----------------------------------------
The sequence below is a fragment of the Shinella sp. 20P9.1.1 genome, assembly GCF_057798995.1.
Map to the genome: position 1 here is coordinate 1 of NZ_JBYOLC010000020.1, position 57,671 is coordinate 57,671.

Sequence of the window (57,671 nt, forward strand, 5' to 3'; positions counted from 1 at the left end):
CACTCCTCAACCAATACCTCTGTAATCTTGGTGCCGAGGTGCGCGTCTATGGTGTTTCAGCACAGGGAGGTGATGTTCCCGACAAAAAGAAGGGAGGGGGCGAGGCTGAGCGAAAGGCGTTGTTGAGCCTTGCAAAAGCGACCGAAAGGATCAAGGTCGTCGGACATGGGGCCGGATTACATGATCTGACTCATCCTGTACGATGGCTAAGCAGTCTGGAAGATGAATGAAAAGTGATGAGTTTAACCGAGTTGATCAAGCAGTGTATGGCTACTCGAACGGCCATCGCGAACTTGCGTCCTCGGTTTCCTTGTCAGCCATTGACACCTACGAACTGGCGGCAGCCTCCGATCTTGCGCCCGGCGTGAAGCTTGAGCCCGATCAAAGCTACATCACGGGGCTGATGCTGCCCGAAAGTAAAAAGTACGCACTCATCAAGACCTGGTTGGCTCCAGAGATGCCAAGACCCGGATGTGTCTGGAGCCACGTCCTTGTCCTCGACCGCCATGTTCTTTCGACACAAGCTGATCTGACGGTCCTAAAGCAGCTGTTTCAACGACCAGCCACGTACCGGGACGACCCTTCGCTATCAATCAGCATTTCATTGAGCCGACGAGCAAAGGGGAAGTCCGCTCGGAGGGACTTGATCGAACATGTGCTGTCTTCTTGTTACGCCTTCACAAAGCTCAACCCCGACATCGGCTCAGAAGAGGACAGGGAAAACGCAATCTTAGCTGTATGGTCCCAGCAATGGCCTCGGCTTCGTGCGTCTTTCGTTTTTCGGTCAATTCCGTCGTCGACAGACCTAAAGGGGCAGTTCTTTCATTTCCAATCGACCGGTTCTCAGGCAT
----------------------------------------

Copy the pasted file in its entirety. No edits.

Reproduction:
The sequence below is a fragment of the Shinella sp. 20P9.1.1 genome, assembly GCF_057798995.1.
Map to the genome: position 1 here is coordinate 1 of NZ_JBYOLC010000020.1, position 57,671 is coordinate 57,671.

Sequence of the window (57,671 nt, forward strand, 5' to 3'; positions counted from 1 at the left end):
CACTCCTCAACCAATACCTCTGTAATCTTGGTGCCGAGGTGCGCGTCTATGGTGTTTCAGCACAGGGAGGTGATGTTCCCGACAAAAAGAAGGGAGGGGGCGAGGCTGAGCGAAAGGCGTTGTTGAGCCTTGCAAAAGCGACCGAAAGGATCAAGGTCGTCGGACATGGGGCCGGATTACATGATCTGACTCATCCTGTACGATGGCTAAGCAGTCTGGAAGATGAATGAAAAGTGATGAGTTTAACCGAGTTGATCAAGCAGTGTATGGCTACTCGAACGGCCATCGCGAACTTGCGTCCTCGGTTTCCTTGTCAGCCATTGACACCTACGAACTGGCGGCAGCCTCCGATCTTGCGCCCGGCGTGAAGCTTGAGCCCGATCAAAGCTACATCACGGGGCTGATGCTGCCCGAAAGTAAAAAGTACGCACTCATCAAGACCTGGTTGGCTCCAGAGATGCCAAGACCCGGATGTGTCTGGAGCCACGTCCTTGTCCTCGACCGCCATGTTCTTTCGACACAAGCTGATCTGACGGTCCTAAAGCAGCTGTTTCAACGACCAGCCACGTACCGGGACGACCCTTCGCTATCAATCAGCATTTCATTGAGCCGACGAGCAAAGGGGAAGTCCGCTCGGAGGGACTTGATCGAACATGTGCTGTCTTCTTGTTACGCCTTCACAAAGCTCAACCCCGACATCGGCTCAGAAGAGGACAGGGAAAACGCAATCTTAGCTGTATGGTCCCAGCAATGGCCTCGGCTTCGTGCGTCTTTCGTTTTTCGGTCAATTCCGTCGTCGACAGACCTAAAGGGGCAGTTCTTTCATTTCCAATCGACCGGTTCTCAGGCAT